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Profs and Pints presents: “A Brainy Look at Zombies,” with William Egginton, professor of humanities and director of the Alexander Grass Humanities Institute at Johns Hopkins University.
[Under current District of Columbia regulations attendees will be required to wear a mask except while eating or drinking. The Bier Baron will be requiring proof of Covid-19 vaccination or a negative Covid-19 test from the previous 72 hours for entry. It also will be requiring ticketed event attendees to purchase a minimum of two items, which can be food or beverages, including soft drinks.]
Zombies have popped up everywhere. For at least the last decade, it has been hard to turn on a TV in the evening, or walk city streets on nights around Halloween, without being overrun by legions of the undead. Their cultural prevalence has grown exponentially in recent years, and it shows no sign of abating. Why are our lives so filled with images of the walking dead?
Come have your braaaaaaaain filled with insights on the phenomenon from William Egginton, a scholar of horror in literature and popular culture. Professor Egginton, who has captivated Profs and Pints audiences with his discussions of Krampus and other Christmas nightmares, will be delivering the perfect talk for a Halloween afternoon, a headshot that leaves you with a better understanding of both the dead and undead.
Professor Egginton will discuss how modern zombies—as opposed to the Caribbean sort produced by voodoo masters—were conjured into existence by George Romero’s low-budget gore fest Night of the Living Dead, which premiered in 1968, a pivotal year of social and political upheaval. Ever since, zombies—despite appearing to be shambling, mindless brain-munchers—actually have managed to offer acute insights into our social and existential condition. Whether crawling out of their graves unexplained or deprived of their humanity by an apocalyptic virus, they have been teaching us something about what we fear, what we are doing to our planet, and how we treat each other.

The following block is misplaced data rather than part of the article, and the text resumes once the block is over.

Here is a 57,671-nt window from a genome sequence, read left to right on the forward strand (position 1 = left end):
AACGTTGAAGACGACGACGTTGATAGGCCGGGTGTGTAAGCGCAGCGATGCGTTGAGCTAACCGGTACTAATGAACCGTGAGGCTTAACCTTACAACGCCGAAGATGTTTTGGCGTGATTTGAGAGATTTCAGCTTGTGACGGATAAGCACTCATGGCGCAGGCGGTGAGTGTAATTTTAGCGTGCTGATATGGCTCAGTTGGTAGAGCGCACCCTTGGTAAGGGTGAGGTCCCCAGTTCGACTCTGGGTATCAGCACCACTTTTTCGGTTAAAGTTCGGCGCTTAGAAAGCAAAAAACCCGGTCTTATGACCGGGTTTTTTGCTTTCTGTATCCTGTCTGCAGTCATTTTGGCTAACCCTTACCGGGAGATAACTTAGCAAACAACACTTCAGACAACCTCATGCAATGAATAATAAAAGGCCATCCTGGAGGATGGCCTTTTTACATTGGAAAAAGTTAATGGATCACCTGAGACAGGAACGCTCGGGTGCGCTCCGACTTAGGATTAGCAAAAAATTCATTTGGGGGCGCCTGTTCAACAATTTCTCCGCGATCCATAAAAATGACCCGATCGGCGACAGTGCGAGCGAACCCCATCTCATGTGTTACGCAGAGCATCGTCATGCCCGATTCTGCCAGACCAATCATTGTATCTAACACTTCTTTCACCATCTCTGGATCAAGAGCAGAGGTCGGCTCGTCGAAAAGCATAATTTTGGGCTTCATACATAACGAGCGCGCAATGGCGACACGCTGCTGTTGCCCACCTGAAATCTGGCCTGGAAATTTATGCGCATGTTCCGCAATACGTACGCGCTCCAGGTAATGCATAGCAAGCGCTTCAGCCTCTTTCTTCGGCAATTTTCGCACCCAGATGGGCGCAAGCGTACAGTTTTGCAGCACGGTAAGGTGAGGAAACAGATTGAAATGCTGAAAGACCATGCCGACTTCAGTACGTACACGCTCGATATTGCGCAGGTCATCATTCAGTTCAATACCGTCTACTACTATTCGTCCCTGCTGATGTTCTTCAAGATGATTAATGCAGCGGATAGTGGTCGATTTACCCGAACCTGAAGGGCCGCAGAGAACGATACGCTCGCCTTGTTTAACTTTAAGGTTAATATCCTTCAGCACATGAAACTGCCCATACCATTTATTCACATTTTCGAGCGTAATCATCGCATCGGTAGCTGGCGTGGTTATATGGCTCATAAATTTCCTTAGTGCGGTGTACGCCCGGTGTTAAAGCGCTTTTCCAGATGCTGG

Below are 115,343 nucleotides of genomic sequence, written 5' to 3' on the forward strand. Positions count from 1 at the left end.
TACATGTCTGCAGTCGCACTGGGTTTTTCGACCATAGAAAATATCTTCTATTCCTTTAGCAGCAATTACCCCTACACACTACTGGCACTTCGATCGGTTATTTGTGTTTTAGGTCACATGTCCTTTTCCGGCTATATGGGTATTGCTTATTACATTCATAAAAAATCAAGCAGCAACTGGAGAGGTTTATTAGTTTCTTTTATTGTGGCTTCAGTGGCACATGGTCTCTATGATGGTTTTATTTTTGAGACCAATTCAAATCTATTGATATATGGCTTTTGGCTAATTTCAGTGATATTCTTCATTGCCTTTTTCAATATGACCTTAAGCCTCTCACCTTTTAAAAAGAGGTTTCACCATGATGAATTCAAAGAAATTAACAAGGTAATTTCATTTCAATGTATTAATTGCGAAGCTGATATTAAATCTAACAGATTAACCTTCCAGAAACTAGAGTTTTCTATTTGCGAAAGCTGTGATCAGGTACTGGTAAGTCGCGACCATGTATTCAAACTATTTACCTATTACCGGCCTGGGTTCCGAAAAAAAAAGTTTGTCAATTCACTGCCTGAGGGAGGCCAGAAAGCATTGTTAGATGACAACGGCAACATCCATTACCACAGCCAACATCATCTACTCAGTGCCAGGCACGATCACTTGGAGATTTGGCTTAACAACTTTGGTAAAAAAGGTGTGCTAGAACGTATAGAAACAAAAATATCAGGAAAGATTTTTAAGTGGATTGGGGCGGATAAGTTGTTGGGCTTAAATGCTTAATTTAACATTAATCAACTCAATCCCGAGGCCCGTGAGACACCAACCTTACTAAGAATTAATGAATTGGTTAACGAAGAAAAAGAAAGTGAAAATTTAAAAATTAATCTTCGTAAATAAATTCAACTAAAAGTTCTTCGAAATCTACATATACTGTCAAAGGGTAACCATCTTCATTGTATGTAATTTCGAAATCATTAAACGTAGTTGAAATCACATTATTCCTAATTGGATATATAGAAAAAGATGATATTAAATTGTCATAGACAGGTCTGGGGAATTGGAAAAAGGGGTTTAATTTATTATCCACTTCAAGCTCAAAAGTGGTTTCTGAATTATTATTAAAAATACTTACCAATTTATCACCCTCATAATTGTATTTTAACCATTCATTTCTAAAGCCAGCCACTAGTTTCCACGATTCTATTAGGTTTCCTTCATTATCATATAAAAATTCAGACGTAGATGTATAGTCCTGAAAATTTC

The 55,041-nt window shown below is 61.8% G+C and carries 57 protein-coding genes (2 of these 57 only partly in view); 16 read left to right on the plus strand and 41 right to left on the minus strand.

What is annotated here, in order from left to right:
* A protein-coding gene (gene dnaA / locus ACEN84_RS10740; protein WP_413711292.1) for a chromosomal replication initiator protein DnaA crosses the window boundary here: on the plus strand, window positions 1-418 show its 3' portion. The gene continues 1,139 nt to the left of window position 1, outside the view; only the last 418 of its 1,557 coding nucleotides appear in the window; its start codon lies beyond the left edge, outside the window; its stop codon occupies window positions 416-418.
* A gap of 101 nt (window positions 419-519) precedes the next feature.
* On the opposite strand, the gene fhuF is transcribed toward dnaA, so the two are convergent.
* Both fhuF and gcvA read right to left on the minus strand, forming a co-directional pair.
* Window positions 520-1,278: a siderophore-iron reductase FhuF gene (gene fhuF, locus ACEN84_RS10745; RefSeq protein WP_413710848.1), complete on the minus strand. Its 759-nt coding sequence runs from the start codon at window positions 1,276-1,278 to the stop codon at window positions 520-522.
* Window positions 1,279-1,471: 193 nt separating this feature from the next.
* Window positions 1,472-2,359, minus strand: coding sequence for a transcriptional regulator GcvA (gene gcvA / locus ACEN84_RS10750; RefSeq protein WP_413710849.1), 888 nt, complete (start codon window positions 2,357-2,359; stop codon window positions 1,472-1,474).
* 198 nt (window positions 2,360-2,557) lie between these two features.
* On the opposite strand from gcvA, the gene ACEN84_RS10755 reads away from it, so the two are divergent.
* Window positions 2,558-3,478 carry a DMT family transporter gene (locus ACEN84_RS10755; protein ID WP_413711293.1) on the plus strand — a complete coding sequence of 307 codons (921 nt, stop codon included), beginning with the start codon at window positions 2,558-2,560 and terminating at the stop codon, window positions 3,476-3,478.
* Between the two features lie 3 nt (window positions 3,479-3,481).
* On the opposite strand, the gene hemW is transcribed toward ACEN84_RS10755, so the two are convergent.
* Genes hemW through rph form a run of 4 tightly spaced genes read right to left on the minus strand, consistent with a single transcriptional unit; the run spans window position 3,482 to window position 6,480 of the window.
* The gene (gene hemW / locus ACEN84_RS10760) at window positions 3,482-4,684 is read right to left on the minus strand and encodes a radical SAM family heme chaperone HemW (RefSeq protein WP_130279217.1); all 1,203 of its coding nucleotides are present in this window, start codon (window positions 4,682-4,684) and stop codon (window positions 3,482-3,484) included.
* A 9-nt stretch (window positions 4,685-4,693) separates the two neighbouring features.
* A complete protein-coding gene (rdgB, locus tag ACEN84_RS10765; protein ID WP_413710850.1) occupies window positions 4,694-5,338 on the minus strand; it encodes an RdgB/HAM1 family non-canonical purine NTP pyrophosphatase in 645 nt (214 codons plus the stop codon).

Professor Egginton’s talk will cover a wide selection of movies, TV series, and books. Along with Romero’s original movie, he’ll explore Romero’s more recent Land of the Dead; director Danny Boyle’s game-changing realization in 28 Days Later that zombies can be fast; the cable TV juggernaut The Walking Dead; and more openly satirical fare like Pride and Prejudice and Zombies and Jim Jarmusch’s The Dead Don’t Die.
If you’re a connoisseur of zombie fare, missing this event would be a grave mistake. (Advance tickets: $12. Doors: $15, or $13 with a student ID. Listed time is for doors. Talk starts 30 minutes later. Please allow yourself time to place any orders and get seated and settled in.)